The story of Drum magazine
In the beginning…
Drum was – almost – the first black man's magazine. It developed out of the wartime flexings of the intellectual spirit in South Africa which had brought forth a sturdy coterie of indigenous literary and political magazines.
Originally called The African Drum the magazine was started by the journalist and ex Springbok fast bowler, Bob Crisp. It was full of profound essays on the ethnic origins of the peoples of South Africa, appreciations of tribal customs and hand-painted crockery, and documentaries on primitivism in art. Not of great interest to the black population.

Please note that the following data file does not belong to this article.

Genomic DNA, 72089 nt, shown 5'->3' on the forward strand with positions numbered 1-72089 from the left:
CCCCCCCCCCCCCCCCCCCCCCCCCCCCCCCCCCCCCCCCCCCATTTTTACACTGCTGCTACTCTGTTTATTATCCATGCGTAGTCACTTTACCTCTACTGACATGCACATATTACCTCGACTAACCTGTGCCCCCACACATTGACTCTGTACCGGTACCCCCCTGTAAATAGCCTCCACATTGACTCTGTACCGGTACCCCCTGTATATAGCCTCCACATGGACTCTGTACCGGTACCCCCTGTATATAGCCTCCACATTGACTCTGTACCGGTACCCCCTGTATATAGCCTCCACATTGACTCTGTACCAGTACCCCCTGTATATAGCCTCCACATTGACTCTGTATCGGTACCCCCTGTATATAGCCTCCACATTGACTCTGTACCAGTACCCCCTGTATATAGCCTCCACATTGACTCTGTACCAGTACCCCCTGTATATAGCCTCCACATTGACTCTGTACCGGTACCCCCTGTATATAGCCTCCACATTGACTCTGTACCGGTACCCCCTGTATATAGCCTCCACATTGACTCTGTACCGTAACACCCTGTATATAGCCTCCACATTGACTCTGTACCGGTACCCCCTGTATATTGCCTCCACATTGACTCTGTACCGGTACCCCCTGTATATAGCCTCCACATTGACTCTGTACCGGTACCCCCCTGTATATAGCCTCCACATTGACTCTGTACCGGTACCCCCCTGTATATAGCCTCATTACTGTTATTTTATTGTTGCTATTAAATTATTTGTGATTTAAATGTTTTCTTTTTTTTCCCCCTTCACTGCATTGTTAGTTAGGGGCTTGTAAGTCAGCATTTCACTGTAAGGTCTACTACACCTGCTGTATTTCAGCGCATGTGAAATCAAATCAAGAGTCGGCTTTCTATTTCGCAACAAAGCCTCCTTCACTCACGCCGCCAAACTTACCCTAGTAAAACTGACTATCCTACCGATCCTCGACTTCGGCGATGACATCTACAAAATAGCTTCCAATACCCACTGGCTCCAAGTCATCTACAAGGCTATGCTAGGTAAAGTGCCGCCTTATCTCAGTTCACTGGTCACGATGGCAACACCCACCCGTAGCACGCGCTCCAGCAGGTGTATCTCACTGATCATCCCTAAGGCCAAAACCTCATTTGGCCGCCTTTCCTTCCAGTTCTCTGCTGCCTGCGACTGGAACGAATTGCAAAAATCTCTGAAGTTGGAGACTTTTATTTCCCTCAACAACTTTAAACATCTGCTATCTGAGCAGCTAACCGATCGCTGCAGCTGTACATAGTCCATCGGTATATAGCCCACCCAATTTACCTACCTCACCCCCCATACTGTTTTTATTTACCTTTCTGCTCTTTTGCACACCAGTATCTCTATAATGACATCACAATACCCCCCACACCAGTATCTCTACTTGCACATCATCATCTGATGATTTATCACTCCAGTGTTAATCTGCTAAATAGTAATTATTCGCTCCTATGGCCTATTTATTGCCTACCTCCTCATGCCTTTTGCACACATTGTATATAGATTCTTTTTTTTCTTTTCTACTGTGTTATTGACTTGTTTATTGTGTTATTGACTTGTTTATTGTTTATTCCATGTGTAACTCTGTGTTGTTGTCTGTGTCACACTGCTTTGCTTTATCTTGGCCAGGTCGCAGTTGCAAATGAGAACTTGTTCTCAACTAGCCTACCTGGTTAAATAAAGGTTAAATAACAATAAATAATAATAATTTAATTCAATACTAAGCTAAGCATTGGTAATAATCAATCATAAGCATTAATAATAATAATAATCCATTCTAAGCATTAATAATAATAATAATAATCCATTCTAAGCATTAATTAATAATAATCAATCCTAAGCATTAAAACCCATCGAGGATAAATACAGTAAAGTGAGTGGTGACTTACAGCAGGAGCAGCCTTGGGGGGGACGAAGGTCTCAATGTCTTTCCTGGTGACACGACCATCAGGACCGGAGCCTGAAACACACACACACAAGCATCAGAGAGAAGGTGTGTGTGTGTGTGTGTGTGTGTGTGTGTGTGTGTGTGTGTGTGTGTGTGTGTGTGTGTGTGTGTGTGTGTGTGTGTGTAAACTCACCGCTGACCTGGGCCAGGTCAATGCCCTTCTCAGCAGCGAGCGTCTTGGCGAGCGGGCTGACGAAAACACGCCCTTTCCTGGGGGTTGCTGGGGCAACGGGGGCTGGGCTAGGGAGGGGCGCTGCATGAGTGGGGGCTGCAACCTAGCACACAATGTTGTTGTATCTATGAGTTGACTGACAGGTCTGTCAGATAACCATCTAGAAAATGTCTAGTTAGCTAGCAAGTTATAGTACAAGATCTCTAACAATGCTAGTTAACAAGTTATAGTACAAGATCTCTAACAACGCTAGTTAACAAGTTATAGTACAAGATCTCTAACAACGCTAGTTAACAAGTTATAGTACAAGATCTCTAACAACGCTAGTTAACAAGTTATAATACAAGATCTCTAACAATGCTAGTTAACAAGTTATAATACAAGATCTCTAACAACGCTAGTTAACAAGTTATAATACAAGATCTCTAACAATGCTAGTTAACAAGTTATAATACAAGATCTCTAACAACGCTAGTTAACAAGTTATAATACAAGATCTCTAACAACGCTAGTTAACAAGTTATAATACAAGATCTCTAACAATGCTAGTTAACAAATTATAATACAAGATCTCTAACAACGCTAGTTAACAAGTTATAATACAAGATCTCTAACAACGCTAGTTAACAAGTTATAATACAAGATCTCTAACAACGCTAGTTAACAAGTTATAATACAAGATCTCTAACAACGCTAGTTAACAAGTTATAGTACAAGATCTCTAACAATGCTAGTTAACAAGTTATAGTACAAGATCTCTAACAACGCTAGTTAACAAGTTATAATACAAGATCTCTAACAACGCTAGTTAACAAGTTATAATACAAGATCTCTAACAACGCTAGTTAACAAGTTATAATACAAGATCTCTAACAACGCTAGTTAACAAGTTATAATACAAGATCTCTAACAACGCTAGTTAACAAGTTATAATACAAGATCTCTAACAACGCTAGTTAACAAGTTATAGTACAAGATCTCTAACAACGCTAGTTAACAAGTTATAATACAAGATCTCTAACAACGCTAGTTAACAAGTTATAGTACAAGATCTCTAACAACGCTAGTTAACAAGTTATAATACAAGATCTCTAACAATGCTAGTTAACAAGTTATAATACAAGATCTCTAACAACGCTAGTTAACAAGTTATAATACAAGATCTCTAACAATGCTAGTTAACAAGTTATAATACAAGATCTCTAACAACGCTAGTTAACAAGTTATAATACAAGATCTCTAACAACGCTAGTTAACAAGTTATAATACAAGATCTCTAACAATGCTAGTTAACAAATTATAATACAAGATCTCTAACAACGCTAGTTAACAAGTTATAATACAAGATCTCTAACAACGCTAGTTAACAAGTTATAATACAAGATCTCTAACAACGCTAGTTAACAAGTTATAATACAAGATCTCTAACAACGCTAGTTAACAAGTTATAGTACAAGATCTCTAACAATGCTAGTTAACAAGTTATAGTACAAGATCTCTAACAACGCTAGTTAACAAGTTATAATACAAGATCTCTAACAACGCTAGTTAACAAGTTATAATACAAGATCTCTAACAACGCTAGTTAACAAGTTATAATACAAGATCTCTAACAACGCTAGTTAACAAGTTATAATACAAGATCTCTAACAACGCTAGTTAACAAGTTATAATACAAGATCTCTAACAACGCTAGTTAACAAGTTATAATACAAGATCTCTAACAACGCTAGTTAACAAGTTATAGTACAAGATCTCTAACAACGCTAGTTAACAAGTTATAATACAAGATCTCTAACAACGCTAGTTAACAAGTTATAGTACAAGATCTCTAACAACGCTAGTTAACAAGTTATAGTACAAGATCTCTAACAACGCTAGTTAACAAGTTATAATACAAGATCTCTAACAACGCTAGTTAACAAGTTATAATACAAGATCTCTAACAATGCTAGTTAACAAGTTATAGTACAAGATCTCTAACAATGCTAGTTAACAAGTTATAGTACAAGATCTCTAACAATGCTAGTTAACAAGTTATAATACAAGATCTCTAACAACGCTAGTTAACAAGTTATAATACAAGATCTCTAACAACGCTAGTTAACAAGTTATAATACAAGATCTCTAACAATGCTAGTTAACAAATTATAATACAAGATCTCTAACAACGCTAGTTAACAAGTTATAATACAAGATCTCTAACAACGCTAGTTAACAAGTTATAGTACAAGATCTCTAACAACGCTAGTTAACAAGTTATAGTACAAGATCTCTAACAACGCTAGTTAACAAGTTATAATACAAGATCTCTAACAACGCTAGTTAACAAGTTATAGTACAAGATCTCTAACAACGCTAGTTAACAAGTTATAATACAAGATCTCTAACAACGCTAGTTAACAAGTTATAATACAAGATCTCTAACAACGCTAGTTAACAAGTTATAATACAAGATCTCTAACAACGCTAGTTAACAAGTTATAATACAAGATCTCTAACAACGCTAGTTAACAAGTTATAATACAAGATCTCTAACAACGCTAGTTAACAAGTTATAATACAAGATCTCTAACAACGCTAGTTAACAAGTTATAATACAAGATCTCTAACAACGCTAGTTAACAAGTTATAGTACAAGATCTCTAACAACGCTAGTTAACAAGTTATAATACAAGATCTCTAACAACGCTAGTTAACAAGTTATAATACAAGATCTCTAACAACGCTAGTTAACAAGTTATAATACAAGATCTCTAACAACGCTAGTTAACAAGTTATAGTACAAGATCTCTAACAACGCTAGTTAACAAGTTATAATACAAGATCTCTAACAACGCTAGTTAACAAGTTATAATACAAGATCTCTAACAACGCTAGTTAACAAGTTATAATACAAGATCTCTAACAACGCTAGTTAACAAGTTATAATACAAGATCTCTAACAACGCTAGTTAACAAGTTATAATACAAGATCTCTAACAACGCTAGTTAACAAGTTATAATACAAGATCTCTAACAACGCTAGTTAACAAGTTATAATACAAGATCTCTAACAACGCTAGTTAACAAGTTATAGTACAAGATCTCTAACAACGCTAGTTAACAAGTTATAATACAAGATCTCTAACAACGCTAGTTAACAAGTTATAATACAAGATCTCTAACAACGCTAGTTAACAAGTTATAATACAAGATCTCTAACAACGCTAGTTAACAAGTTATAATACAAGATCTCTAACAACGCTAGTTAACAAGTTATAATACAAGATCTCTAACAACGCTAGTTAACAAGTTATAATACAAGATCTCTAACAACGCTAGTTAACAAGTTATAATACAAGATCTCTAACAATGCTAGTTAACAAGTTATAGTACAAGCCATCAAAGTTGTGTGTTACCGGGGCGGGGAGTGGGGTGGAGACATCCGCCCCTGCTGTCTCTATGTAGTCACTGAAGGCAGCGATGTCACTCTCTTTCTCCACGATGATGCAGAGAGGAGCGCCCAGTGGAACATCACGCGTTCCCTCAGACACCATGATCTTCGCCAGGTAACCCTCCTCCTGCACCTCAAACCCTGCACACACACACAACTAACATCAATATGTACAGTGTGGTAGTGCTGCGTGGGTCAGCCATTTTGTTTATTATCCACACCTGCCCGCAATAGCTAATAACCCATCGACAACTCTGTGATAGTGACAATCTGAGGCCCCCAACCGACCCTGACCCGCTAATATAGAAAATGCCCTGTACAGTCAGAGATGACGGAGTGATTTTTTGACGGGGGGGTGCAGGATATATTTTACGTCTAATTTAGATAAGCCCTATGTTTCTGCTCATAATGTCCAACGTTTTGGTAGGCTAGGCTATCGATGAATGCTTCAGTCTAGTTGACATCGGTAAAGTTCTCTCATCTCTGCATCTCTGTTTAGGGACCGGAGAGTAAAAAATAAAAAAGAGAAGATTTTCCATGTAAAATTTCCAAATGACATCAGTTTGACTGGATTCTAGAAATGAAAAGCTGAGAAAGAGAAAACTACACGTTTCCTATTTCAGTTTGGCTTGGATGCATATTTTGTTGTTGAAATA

It was when Jim Bailey, an ex-RAF fighter pilot - "one of the few" - took over the magazine in 1951 that Drum found its feet. He altered the image of the magazine to reflect urban black life and the aspirations of the people and renamed it simply Drum. It contained a racy mix of sport, politics, Township Jazz, crime, scandal, gossip, devastating exposés – all brilliantly handled by a genius crew of writers, writers such as Henry Nxumalo, Can Themba, Todd Matshikiza, Casey Motsisi, Zeke Mphahlele, Bloke Modisane, Arthur Maimane, Gwigwi Mwerbi and Nat Nakasa - all of whom have become legends.